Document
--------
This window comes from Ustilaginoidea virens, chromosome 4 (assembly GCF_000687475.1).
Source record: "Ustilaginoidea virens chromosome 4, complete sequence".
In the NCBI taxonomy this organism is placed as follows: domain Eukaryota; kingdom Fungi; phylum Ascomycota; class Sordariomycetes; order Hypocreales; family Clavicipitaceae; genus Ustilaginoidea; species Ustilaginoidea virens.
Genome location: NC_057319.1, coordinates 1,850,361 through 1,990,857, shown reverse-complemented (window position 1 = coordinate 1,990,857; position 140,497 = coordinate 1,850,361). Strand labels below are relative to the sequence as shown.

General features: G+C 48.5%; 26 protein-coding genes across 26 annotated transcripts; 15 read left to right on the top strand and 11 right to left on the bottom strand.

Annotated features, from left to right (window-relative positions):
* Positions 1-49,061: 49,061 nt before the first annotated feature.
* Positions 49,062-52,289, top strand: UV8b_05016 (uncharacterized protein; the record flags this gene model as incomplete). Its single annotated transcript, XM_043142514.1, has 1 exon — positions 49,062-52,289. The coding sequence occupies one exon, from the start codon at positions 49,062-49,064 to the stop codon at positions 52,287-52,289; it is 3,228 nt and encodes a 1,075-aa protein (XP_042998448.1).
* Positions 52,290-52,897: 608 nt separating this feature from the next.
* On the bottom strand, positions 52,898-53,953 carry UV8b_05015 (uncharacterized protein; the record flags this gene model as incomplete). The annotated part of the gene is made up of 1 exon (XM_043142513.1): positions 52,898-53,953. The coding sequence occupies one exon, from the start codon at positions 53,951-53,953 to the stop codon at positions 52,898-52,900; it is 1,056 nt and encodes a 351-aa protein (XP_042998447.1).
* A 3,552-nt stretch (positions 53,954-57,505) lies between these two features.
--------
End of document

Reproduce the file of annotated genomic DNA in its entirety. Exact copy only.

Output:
This window comes from Ustilaginoidea virens, chromosome 4 (assembly GCF_000687475.1).
Source record: "Ustilaginoidea virens chromosome 4, complete sequence".
In the NCBI taxonomy this organism is placed as follows: domain Eukaryota; kingdom Fungi; phylum Ascomycota; class Sordariomycetes; order Hypocreales; family Clavicipitaceae; genus Ustilaginoidea; species Ustilaginoidea virens.
Genome location: NC_057319.1, coordinates 1,850,361 through 1,990,857, shown reverse-complemented (window position 1 = coordinate 1,990,857; position 140,497 = coordinate 1,850,361). Strand labels below are relative to the sequence as shown.

General features: G+C 48.5%; 26 protein-coding genes across 26 annotated transcripts; 15 read left to right on the top strand and 11 right to left on the bottom strand.

Annotated features, from left to right (window-relative positions):
* Positions 1-49,061: 49,061 nt before the first annotated feature.
* Positions 49,062-52,289, top strand: UV8b_05016 (uncharacterized protein; the record flags this gene model as incomplete). Its single annotated transcript, XM_043142514.1, has 1 exon — positions 49,062-52,289. The coding sequence occupies one exon, from the start codon at positions 49,062-49,064 to the stop codon at positions 52,287-52,289; it is 3,228 nt and encodes a 1,075-aa protein (XP_042998448.1).
* Positions 52,290-52,897: 608 nt separating this feature from the next.
* On the bottom strand, positions 52,898-53,953 carry UV8b_05015 (uncharacterized protein; the record flags this gene model as incomplete). The annotated part of the gene is made up of 1 exon (XM_043142513.1): positions 52,898-53,953. The coding sequence occupies one exon, from the start codon at positions 53,951-53,953 to the stop codon at positions 52,898-52,900; it is 1,056 nt and encodes a 351-aa protein (XP_042998447.1).
* A 3,552-nt stretch (positions 53,954-57,505) lies between these two features.